Play.In today’s society, the word itself can mean so many things to us. We can play a board game, play dumb, play things off, play them up. What does the word, play, mean? Merriam-Webster’s dictionary defines the word play as, (among other things), “recreational activity; especially: the spontaneous activity of children”.
Let me start by informing you that I am beginning my newest journey into private practice at Integrative Art Therapy, PLLC and preparing to specialize in helping children and teens. Though I have experience in working with both, this will be the first time I’ve concentrated on this underserved population. So, when I was asked to write this introductory blog post, (during a serendipitous visit back to my childhood home), my mind immediately went to play. I realized that by working primarily with kids, I would need to “get on their level” with play.
What better time to learn about this near-forgotten aspect of myself? What better time to remember that as an adult, I am just a big kid who learned how to be grown-up. What a great time to learn how to play again! So where to start?
I recalled that as a child, I spent most of my time playing outdoors. As I stepped outside to reminisce, curious and open minded, I began to remember. I used to run around pretending that I was a brave Native American. Other days I was a settler during the gold rush days. Sometimes I played Indiana Jones – a brave archaeologist on a daring expedition! I could almost see ghosts of my little self, playing in the dirt, climbing the tree in the corner of the yard and hiding treasures under the palm tree.
How hard can it be to play again? It used to be so normal and natural. I decided it was time to revisit that part of myself more deeply! Reluctant, uncertain, and nervous (I kept looking over my shoulder to make sure no one was watching) I walked over and knelt down in some dirt to “play”. I felt silly, and weird, but I had to do it. Would I remember how? Then, something happened. An old, yet brilliant light clicked on. Oddly, my mind was able to create pretend characters out of a rock, a sprinkler head, a patch of green weeds, and a twig to act in my play. I ended up creating a story with a lot of hidden metaphors. I finished my play session in twenty minutes time, stood up, wiped the dirt off my hands and knees, and rejoined my rightful place in “adult-ville”. Laughing to myself, I faced the rest of my day scratching my head at what just occurred. I kept the idea of play in the foreground of my mind, wondering if I could somehow find other ways to bring more of it into my life.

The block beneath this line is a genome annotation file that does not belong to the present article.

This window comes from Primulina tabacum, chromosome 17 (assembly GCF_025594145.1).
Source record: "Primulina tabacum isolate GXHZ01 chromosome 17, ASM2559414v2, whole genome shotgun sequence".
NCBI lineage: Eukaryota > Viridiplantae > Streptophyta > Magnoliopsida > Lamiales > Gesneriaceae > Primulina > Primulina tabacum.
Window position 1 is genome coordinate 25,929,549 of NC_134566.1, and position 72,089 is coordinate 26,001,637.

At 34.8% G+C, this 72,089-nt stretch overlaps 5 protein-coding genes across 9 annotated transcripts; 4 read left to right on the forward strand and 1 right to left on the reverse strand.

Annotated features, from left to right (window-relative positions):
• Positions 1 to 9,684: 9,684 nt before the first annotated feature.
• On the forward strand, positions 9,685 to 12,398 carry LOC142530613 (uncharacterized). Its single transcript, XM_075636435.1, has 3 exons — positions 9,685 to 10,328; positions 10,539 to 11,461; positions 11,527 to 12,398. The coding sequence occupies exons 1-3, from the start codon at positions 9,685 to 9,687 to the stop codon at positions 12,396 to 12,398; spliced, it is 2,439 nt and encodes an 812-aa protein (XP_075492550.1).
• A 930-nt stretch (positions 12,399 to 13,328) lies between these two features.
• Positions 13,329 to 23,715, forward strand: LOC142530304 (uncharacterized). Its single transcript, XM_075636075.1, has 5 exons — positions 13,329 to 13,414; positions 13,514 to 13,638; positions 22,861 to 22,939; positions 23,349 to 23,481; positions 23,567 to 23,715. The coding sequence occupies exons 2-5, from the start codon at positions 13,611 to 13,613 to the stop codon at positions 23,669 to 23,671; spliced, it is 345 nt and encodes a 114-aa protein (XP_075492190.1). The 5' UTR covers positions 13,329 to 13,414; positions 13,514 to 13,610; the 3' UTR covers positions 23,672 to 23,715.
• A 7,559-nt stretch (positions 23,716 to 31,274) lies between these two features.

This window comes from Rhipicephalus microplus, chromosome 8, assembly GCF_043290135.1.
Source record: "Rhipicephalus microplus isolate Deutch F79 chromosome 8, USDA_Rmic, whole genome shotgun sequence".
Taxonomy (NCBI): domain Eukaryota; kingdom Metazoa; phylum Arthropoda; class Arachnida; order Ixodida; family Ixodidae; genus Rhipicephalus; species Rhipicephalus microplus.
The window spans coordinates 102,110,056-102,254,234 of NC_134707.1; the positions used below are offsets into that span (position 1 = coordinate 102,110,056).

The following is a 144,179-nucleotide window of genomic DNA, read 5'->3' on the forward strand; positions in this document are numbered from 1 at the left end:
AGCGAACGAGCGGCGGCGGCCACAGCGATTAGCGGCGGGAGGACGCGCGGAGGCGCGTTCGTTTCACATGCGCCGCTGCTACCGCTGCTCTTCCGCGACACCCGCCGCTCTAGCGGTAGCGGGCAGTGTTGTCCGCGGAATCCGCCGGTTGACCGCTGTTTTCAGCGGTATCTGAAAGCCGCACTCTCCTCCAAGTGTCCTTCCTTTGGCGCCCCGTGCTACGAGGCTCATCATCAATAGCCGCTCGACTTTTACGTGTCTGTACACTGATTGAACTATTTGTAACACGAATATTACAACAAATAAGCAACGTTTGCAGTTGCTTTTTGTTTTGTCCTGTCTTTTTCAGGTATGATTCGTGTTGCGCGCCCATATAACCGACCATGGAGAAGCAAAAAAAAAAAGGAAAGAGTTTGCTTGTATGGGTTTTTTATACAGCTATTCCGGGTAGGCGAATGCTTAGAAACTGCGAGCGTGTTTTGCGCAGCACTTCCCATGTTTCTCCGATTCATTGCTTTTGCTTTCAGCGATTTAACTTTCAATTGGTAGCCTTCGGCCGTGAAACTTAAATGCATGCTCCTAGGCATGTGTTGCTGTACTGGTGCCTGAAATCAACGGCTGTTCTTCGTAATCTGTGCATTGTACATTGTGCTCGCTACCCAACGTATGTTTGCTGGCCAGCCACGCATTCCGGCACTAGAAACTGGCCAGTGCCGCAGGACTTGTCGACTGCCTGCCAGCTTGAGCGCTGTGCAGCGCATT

While on vacation I was presented with some playful opportunities. I attended a ten-year-old’s birthday party. I got caught up in a game of handball, four square, and bantered back and forth with the kids. I laughed as I was demoted from being King of the square to a measly peasant. I also went to the beach with my fiancé and his family. I played badminton and threw a frisbee until my arm hurt. I blew bubbles. I ran from the waves, screeching just like I used to as a little girl.
Simply put, I let go!
I realized that we could all benefit from a bit more play to our lives, of enjoying ourselves as we are, without judging or expecting anything of ourselves. While I was playing, I didn’t try to become anything, or accomplish something. I didn’t know what would happen when I knelt down into the dirt that morning. Like Merriam-Webster’s definition, my play was completely and effortlessly spontaneous. Although I felt nervous and a little silly, I came away laughing. I even felt accomplished for having done “nothing at all”. There is something mindful about this. The practice of total acceptance and surrender to what seems to be “mere child’s play”, led me to understand myself on a deeper, light-hearted, and meaningful level. I could just be, without any reason or motive.
My moment of play mirrored aspects of working with sand tray therapy, a beneficial modality for healing and self-awareness, for both children and adults. This is one of the many beneficial aspects about sand tray work in adult populations– we are giving the client permission to play again!
Play is especially important for children as it is a universal language for them. Children play to process. They play to tell themselves their own stories and to share them with others. It helps to formulate and integrate them in healthier ways by creating a space for self-expression.
So how can you begin to contemplate the role of play in your life? What did you used to play as a child? In what ways can you recall being spontaneous? What games and stories did you create? How did you use your imagination? And more importantly, how do you play now?
Perhaps you play with your own kids or your friend’s children. Maybe you play tug-of-war or a game of “ball” with your pet. How about one night a month you go bowling, play Pictionary or play a card game? What about a tickle fight or a pillow fight with your spouse? Whatever you do, do it consciously, in the name of play.
Surrender to how it makes you feel. Allow yourself to enjoy the act of playing! Use it to open you.
With an attitude of openness, no expectations, and allowing ourselves to feel a little goofy, we become more kind to ourselves. I think we can all use a little less “adult-ing”, and a lot more mindful acceptance of our true, joyful self.
So get out there and play! Do it for your children, family, friends, and even your pets. Most importantly, do it for you.Upcoming Event:
Playshop for Couples– intimacy building through play, art, nature, movement, and more
Recent Interviews & Guest Blogs:
5 Ways to Use Art for Reconnecting to Yourself
How I create: Q&A with Art Therapist Lanie Smith
How to Have the Commitment Talk With Him (Integrative Art Therapists: #11 and 12)